Remembering members of the Williston Northampton community

P. Douglas Watkins ’70

Paul Douglas Watkins, 70, of Marmora, NJ was taken from his loved ones unexpectedly on 4/21/2021. Doug was a loving and supportive husband to his soulmate and late wife, Suzanne, of 45 years. Doug was born in Coatesville, PA, grew up in Centerport, NY and graduated from The Williston Northampton School in MA. Doug was a proud Bucknell University alum as well as having many degrees from many other universities. He is dedicated to, and survived by, his two children Doug and Christine. His true meaning in life, however, was to be a grandfather. He was survived by four grandchildren: Breanna, Leah, Patrick and Carley, who he loved with his entire heart. He is survived by his sister, Lynn and preceded by his parents Paul and Nancy. Doug worked as a paramedic, firefighter, lifeguard, engineer, and just recently started as a substitute teacher. He believed in saving many lives before his own, a true hero. Doug had a big heart with a love language that consisted of giving everything he could to those he loved. He loved his days tanning on the OCNJ beach, taking his boat out, lifeguarding on Surf Road, and spending his time on many different tropical islands where he truly belonged. Living by the shore was his true calling, and it is where he met his very special loved one, Roisin Keough. His love for the beach and the ocean will comfort his loved ones, where we know he will be spending the rest of his eternity. His legacy will live on with all of his family and friends, whom he loved dearly. A memorial will be scheduled for a later date. Donations in his name can be made to the American Cancer Association, which are truly appreciated.

Rex Aubrey ’53

February 4, 1935 – April 20, 2021
Detroit, Michigan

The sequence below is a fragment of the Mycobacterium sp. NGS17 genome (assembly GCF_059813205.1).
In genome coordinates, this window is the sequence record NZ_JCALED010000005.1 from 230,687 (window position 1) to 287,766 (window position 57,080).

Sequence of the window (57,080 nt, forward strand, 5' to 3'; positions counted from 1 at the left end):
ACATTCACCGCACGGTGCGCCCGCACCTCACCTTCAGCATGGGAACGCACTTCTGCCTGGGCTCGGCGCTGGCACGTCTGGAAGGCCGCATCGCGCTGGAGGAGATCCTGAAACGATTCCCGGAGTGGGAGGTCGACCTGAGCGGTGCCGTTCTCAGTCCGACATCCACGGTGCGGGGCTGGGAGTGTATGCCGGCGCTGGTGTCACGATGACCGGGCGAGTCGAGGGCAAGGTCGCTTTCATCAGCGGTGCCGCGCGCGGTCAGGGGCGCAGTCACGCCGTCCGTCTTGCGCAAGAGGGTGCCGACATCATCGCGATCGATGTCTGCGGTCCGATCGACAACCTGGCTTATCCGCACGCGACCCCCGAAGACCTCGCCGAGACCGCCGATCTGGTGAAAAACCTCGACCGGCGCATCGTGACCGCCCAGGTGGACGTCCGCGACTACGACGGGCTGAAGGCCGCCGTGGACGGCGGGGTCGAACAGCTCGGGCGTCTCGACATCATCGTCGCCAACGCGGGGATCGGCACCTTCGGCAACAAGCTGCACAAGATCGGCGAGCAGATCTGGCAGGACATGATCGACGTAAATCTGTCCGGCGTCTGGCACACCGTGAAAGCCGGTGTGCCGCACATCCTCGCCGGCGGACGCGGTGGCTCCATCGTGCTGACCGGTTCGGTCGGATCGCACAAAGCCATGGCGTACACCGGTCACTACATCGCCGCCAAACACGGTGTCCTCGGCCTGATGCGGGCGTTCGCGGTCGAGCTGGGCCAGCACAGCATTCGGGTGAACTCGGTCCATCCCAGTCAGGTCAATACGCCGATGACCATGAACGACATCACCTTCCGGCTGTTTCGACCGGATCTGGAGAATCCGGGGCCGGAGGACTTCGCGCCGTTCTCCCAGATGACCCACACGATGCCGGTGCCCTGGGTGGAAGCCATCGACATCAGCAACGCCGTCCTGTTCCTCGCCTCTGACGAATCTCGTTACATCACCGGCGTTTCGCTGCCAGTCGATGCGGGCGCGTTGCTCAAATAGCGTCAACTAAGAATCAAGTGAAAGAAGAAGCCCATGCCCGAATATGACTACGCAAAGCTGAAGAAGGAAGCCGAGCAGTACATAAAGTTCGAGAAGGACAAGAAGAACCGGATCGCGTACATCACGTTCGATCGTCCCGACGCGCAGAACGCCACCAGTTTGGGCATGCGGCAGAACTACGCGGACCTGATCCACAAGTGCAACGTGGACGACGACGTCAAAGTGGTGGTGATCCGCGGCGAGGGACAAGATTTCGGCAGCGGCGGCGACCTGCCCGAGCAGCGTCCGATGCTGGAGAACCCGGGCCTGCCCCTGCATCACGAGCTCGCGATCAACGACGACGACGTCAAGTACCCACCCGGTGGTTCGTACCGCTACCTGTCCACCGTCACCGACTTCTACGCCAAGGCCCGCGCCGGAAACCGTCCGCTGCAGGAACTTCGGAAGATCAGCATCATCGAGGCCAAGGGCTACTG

Rex was born in Parkes, Australia in February 1935. During his childhood he excelled as a multisport athlete winning 3 first & 1 second place medals in the Eastern Track & Field championships, 2 first places in the Swimming championships as well as 2 Gold medals in the Australian National High School Swimming Championships. He also won 22 New South Wales State Championship medals as well as numerous other awards. Rex moved to the United States at the age of 16 and attended Williston Academy prep school in Easthampton, MA and then Yale University as a Political Science major. While at Yale Rex became a member of Delta Kappa Epsilon fraternity and a member of the Book and Snake Society. Here Rex continued his excellence in swimming setting multiple AAU & NCAA records earning a spot on the 1952 Olympic team participating in 2 events and taking 6th place in the 100-yard freestyle. In 1954 he participated in the British Commonwealth Games where he won a Gold and a Bronze medal and in 1956 set a world record in the 100-yard freestyle. Rex was admitted into the Parkes Roll of Excellence and also had a street named after him, Rex Aubrey Place. He was recently admitted to the Williston Academy Athletic Hall of Fame. While working at the DAC he won multiple National titles as a Squash player, hobbies included tennis, scuba diving, and golf where he had 3 holes in one! Rex is survived by his wife, 3 children, 6 grandchildren and 3 great grandchildren. Due to the current situation with Covid the family has decided not to hold any type of memorial.